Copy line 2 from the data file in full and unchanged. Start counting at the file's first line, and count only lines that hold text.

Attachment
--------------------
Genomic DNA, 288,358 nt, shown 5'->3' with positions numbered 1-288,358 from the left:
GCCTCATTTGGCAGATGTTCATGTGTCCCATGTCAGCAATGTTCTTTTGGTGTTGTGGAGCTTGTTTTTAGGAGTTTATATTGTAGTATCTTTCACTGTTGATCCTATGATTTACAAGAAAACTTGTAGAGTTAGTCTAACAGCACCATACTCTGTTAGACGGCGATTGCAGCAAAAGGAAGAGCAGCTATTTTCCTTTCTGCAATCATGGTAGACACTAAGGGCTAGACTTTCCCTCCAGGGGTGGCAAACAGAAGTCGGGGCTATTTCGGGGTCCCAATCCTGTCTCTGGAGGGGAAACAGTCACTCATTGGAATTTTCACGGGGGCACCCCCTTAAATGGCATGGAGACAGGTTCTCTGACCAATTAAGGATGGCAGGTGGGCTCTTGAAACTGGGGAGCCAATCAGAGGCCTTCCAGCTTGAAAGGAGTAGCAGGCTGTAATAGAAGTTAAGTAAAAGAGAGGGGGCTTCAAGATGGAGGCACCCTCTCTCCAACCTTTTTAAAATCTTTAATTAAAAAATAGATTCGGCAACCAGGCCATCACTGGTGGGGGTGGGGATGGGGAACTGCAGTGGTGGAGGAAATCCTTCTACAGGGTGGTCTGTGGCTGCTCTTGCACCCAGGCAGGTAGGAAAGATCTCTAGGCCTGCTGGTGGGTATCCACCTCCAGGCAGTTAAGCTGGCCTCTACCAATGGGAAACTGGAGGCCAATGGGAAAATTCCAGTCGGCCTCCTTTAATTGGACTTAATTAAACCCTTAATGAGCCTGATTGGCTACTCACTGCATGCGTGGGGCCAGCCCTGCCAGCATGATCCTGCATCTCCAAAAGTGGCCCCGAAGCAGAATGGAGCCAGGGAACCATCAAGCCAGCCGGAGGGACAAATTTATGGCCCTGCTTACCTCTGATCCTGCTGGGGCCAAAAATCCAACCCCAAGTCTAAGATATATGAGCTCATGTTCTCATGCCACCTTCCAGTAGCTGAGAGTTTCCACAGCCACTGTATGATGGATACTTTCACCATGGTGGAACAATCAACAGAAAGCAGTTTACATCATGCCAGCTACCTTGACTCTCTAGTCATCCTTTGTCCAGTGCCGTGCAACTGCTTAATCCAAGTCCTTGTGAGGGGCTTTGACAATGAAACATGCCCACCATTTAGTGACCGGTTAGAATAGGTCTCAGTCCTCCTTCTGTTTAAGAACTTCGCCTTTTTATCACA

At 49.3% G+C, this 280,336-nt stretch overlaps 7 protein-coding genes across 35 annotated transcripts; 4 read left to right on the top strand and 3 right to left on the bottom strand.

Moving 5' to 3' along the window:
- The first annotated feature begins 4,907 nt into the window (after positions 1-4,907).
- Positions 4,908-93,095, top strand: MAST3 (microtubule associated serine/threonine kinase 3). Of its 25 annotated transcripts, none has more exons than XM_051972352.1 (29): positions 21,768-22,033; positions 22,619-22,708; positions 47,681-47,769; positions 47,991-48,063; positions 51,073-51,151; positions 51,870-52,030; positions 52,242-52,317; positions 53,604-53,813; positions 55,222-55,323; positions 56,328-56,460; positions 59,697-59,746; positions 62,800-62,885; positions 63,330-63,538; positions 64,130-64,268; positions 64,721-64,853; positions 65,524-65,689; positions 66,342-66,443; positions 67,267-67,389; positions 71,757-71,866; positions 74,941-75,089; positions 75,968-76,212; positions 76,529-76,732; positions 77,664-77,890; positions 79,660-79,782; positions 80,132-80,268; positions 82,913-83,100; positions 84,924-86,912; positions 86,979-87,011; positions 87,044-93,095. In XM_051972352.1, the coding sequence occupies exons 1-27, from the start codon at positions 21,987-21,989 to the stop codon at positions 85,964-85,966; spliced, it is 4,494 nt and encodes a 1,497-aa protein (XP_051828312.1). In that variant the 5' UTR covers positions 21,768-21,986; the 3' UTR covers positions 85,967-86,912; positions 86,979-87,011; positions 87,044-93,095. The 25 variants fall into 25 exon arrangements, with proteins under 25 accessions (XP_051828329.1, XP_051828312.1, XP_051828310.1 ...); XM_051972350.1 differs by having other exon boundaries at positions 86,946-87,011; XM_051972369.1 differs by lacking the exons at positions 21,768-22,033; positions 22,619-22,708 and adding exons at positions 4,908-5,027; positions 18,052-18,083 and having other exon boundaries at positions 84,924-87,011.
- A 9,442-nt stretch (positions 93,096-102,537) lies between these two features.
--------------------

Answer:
GCCTCATTTGGCAGATGTTCATGTGTCCCATGTCAGCAATGTTCTTTTGGTGTTGTGGAGCTTGTTTTTAGGAGTTTATATTGTAGTATCTTTCACTGTTGATCCTATGATTTACAAGAAAACTTGTAGAGTTAGTCTAACAGCACCATACTCTGTTAGACGGCGATTGCAGCAAAAGGAAGAGCAGCTATTTTCCTTTCTGCAATCATGGTAGACACTAAGGGCTAGACTTTCCCTCCAGGGGTGGCAAACAGAAGTCGGGGCTATTTCGGGGTCCCAATCCTGTCTCTGGAGGGGAAACAGTCACTCATTGGAATTTTCACGGGGGCACCCCCTTAAATGGCATGGAGACAGGTTCTCTGACCAATTAAGGATGGCAGGTGGGCTCTTGAAACTGGGGAGCCAATCAGAGGCCTTCCAGCTTGAAAGGAGTAGCAGGCTGTAATAGAAGTTAAGTAAAAGAGAGGGGGCTTCAAGATGGAGGCACCCTCTCTCCAACCTTTTTAAAATCTTTAATTAAAAAATAGATTCGGCAACCAGGCCATCACTGGTGGGGGTGGGGATGGGGAACTGCAGTGGTGGAGGAAATCCTTCTACAGGGTGGTCTGTGGCTGCTCTTGCACCCAGGCAGGTAGGAAAGATCTCTAGGCCTGCTGGTGGGTATCCACCTCCAGGCAGTTAAGCTGGCCTCTACCAATGGGAAACTGGAGGCCAATGGGAAAATTCCAGTCGGCCTCCTTTAATTGGACTTAATTAAACCCTTAATGAGCCTGATTGGCTACTCACTGCATGCGTGGGGCCAGCCCTGCCAGCATGATCCTGCATCTCCAAAAGTGGCCCCGAAGCAGAATGGAGCCAGGGAACCATCAAGCCAGCCGGAGGGACAAATTTATGGCCCTGCTTACCTCTGATCCTGCTGGGGCCAAAAATCCAACCCCAAGTCTAAGATATATGAGCTCATGTTCTCATGCCACCTTCCAGTAGCTGAGAGTTTCCACAGCCACTGTATGATGGATACTTTCACCATGGTGGAACAATCAACAGAAAGCAGTTTACATCATGCCAGCTACCTTGACTCTCTAGTCATCCTTTGTCCAGTGCCGTGCAACTGCTTAATCCAAGTCCTTGTGAGGGGCTTTGACAATGAAACATGCCCACCATTTAGTGACCGGTTAGAATAGGTCTCAGTCCTCCTTCTGTTTAAGAACTTCGCCTTTTTATCACA